Tuesday, October 4, 2022

Significant insights into the development of the vertebrate head

New insights into normal head development.

Cranial neural crest-derived cells (CNCCs) are a vertebrate-specific population, often referred to as the fourth germ layer. They have extraordinary potential to form diverse cell types. In addition to pigment cells and the peripheral nervous system, CNCCs form the ectomesenchyme that populates the pharyngeal arches and gives rise to much of the skeleton and connective tissue of the jaws and face.

How neural crest cells acquire such extraordinary lineage potential such as to generate a huge diversity of derivatives, including the bulk of connective and skeletal tissues of the vertebrate head, remains unresolved.

Now, scientists from the lab of Gage Crump created a series of atlases over time to understand the molecular decisions by which CNCCs commit to forming specific tissues in developing zebrafish. Their findings, published in Nature Communications, may provide new insights into normal head development, as well as craniofacial birth defects.

“CNCCs have long fascinated biologists by the incredible diversity of cell types they can generate. By studying this process in the genetically tractable zebrafish, we have identified many of the potential switches that allow CNCCs to form these very different cell types,” said Gage Crump, professor of stem cell biology and regenerative medicine at the Keck School of Medicine of USC.

Led by postdoc Peter Fabian and Ph.D. students Kuo-Chang Tseng, Mathi Thiruppathy, and Claire Arata, the scientists’ team permanently labeled CNCCs with a red fluorescent protein to keep track of which cell types came from CNCCs throughout the lifetime of zebrafish.

To understand the emergence and diversification of CNCC lineages across the lifetime of a vertebrate, researchers constructed a longitudinal single-cell atlas of gene expression and chromatin accessibility of zebrafish CNCC derivatives.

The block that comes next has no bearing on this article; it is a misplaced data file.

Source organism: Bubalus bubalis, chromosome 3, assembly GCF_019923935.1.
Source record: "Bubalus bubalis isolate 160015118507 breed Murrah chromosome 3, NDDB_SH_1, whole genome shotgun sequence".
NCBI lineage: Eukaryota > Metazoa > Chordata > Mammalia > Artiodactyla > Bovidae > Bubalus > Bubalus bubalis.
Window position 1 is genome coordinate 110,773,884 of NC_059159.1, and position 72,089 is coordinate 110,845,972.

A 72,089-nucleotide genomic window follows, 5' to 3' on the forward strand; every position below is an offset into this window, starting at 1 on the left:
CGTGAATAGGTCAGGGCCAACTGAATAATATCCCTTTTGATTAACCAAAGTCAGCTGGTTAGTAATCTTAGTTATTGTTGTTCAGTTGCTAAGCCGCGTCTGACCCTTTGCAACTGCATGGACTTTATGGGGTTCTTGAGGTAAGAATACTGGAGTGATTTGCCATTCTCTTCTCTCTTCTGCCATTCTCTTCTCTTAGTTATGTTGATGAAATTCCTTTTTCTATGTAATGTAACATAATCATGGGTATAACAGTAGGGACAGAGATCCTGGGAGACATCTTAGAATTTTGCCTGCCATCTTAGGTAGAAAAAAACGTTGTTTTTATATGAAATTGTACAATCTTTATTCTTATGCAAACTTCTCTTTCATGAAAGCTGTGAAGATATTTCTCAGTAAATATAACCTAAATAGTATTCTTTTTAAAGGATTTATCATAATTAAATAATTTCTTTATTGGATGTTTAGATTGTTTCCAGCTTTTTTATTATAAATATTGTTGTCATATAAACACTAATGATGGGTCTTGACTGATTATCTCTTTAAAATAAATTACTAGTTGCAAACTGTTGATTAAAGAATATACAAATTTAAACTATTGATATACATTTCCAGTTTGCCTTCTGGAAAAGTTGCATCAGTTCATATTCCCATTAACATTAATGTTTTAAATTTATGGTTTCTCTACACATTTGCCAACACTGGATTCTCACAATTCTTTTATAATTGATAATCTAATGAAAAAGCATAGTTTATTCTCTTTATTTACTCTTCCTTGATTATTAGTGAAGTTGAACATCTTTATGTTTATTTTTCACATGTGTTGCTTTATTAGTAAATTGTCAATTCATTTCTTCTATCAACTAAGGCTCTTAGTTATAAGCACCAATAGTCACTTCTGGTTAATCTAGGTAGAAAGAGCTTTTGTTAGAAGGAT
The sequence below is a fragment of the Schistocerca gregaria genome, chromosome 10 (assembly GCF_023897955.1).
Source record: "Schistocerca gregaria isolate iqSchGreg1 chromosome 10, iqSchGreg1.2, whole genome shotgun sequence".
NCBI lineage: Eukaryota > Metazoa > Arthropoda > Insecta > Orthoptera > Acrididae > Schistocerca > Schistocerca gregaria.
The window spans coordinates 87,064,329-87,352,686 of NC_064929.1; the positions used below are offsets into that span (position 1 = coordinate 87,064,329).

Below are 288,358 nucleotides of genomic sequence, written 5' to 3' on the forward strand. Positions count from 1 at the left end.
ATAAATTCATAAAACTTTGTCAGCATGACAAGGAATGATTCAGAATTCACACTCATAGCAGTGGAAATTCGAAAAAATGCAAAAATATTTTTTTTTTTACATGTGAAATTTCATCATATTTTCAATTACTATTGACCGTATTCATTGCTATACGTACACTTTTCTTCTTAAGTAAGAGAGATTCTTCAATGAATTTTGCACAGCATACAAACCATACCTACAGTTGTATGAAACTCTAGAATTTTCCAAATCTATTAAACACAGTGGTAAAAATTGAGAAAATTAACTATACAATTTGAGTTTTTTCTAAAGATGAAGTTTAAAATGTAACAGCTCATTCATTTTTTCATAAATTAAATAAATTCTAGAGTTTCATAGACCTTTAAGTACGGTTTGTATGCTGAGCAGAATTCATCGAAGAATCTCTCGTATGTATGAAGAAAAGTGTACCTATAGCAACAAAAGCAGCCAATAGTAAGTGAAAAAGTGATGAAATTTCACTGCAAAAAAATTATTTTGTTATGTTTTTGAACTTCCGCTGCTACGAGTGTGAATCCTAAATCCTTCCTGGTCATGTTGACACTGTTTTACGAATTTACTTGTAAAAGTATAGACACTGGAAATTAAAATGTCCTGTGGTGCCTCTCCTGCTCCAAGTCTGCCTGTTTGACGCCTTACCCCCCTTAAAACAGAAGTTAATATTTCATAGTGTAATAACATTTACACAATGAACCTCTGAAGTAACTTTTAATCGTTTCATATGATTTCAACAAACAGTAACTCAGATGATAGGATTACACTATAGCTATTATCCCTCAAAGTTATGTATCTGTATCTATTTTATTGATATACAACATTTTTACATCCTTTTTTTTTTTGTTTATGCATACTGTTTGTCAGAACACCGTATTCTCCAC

The massive quantity of data generated required the scientists to develop a new computational tool to make sense of it.

“We created a type of computational analysis that we called ‘Constellations,’ because the final visual output of the technique is reminiscent of constellations of stars in the sky,” said Fabian. “In contrast to astrology, our Constellations algorithm really can predict the future of cells and reveal the key genes that likely control their development.”

Through this new bioinformatic approach, the team discovered that CNCCs do not start out with all the information required to make the huge diversity of cell types. Instead, only after they disperse throughout the embryo do CNCCs begin reorganizing their genetic material in preparation for becoming specific tissues. Constellations accurately identified genetic signs that point to these specific destinies for CNCCs. Real-life experiments confirmed that Constellations correctly pinpointed the role of a family of “FOX” genes in facial cartilage formation, and a previously unappreciated function for “GATA” genes in the formation of gill respiratory cell types that allow fish to breathe.

“By conducting one of the most comprehensive single-cell studies of a vertebrate cell population to date, we not only gained significant insights into the development of the vertebrate head, but also created a broadly useful computational tool for studying the development and regeneration of organ systems throughout the body,” said Crump.

Journal Reference

  1. Fabian, P., Tseng, KC., Thiruppathy, M. et al. Lifelong single-cell profiling of cranial neural crest diversification in zebrafish. Nat Commun 13, 13 (2022). DOI: 10.1038/s41467-021-27594-w
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